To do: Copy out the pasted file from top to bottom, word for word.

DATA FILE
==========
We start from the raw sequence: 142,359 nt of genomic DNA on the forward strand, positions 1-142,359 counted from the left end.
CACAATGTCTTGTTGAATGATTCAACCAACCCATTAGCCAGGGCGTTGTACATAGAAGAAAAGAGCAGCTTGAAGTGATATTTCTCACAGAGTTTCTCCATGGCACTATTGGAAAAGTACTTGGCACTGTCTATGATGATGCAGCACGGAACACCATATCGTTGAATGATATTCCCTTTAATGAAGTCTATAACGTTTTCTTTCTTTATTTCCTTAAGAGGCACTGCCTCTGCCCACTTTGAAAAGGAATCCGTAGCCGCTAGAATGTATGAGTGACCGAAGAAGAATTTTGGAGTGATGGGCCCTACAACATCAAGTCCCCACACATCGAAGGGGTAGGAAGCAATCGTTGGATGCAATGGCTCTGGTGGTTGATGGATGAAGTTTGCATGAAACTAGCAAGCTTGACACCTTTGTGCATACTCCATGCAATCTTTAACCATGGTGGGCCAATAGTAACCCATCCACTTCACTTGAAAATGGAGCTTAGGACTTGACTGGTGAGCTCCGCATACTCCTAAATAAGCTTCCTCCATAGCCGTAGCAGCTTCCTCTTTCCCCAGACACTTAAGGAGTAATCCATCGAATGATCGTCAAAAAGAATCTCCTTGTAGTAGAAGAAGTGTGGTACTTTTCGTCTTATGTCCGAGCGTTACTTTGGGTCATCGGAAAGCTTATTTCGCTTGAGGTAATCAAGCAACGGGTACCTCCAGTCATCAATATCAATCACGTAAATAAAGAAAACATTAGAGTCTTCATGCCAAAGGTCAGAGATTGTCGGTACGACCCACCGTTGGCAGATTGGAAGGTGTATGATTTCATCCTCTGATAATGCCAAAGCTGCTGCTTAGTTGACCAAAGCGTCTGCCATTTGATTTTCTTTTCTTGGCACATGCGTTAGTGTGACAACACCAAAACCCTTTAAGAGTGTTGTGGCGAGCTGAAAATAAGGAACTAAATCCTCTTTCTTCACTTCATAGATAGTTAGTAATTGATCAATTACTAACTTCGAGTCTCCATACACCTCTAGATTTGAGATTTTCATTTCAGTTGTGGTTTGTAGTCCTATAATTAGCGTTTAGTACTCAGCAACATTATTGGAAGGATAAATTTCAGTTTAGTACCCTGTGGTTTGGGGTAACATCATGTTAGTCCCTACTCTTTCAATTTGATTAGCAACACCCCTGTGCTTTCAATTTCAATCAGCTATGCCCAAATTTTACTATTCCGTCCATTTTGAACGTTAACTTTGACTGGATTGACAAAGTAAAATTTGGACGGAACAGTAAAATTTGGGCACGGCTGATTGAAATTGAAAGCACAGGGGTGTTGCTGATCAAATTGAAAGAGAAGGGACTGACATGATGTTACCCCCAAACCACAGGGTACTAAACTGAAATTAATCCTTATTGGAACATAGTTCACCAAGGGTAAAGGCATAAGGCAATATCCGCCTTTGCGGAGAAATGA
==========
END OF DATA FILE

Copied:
We start from the raw sequence: 142,359 nt of genomic DNA on the forward strand, positions 1-142,359 counted from the left end.
CACAATGTCTTGTTGAATGATTCAACCAACCCATTAGCCAGGGCGTTGTACATAGAAGAAAAGAGCAGCTTGAAGTGATATTTCTCACAGAGTTTCTCCATGGCACTATTGGAAAAGTACTTGGCACTGTCTATGATGATGCAGCACGGAACACCATATCGTTGAATGATATTCCCTTTAATGAAGTCTATAACGTTTTCTTTCTTTATTTCCTTAAGAGGCACTGCCTCTGCCCACTTTGAAAAGGAATCCGTAGCCGCTAGAATGTATGAGTGACCGAAGAAGAATTTTGGAGTGATGGGCCCTACAACATCAAGTCCCCACACATCGAAGGGGTAGGAAGCAATCGTTGGATGCAATGGCTCTGGTGGTTGATGGATGAAGTTTGCATGAAACTAGCAAGCTTGACACCTTTGTGCATACTCCATGCAATCTTTAACCATGGTGGGCCAATAGTAACCCATCCACTTCACTTGAAAATGGAGCTTAGGACTTGACTGGTGAGCTCCGCATACTCCTAAATAAGCTTCCTCCATAGCCGTAGCAGCTTCCTCTTTCCCCAGACACTTAAGGAGTAATCCATCGAATGATCGTCAAAAAGAATCTCCTTGTAGTAGAAGAAGTGTGGTACTTTTCGTCTTATGTCCGAGCGTTACTTTGGGTCATCGGAAAGCTTATTTCGCTTGAGGTAATCAAGCAACGGGTACCTCCAGTCATCAATATCAATCACGTAAATAAAGAAAACATTAGAGTCTTCATGCCAAAGGTCAGAGATTGTCGGTACGACCCACCGTTGGCAGATTGGAAGGTGTATGATTTCATCCTCTGATAATGCCAAAGCTGCTGCTTAGTTGACCAAAGCGTCTGCCATTTGATTTTCTTTTCTTGGCACATGCGTTAGTGTGACAACACCAAAACCCTTTAAGAGTGTTGTGGCGAGCTGAAAATAAGGAACTAAATCCTCTTTCTTCACTTCATAGATAGTTAGTAATTGATCAATTACTAACTTCGAGTCTCCATACACCTCTAGATTTGAGATTTTCATTTCAGTTGTGGTTTGTAGTCCTATAATTAGCGTTTAGTACTCAGCAACATTATTGGAAGGATAAATTTCAGTTTAGTACCCTGTGGTTTGGGGTAACATCATGTTAGTCCCTACTCTTTCAATTTGATTAGCAACACCCCTGTGCTTTCAATTTCAATCAGCTATGCCCAAATTTTACTATTCCGTCCATTTTGAACGTTAACTTTGACTGGATTGACAAAGTAAAATTTGGACGGAACAGTAAAATTTGGGCACGGCTGATTGAAATTGAAAGCACAGGGGTGTTGCTGATCAAATTGAAAGAGAAGGGACTGACATGATGTTACCCCCAAACCACAGGGTACTAAACTGAAATTAATCCTTATTGGAACATAGTTCACCAAGGGTAAAGGCATAAGGCAATATCCGCCTTTGCGGAGAAATGA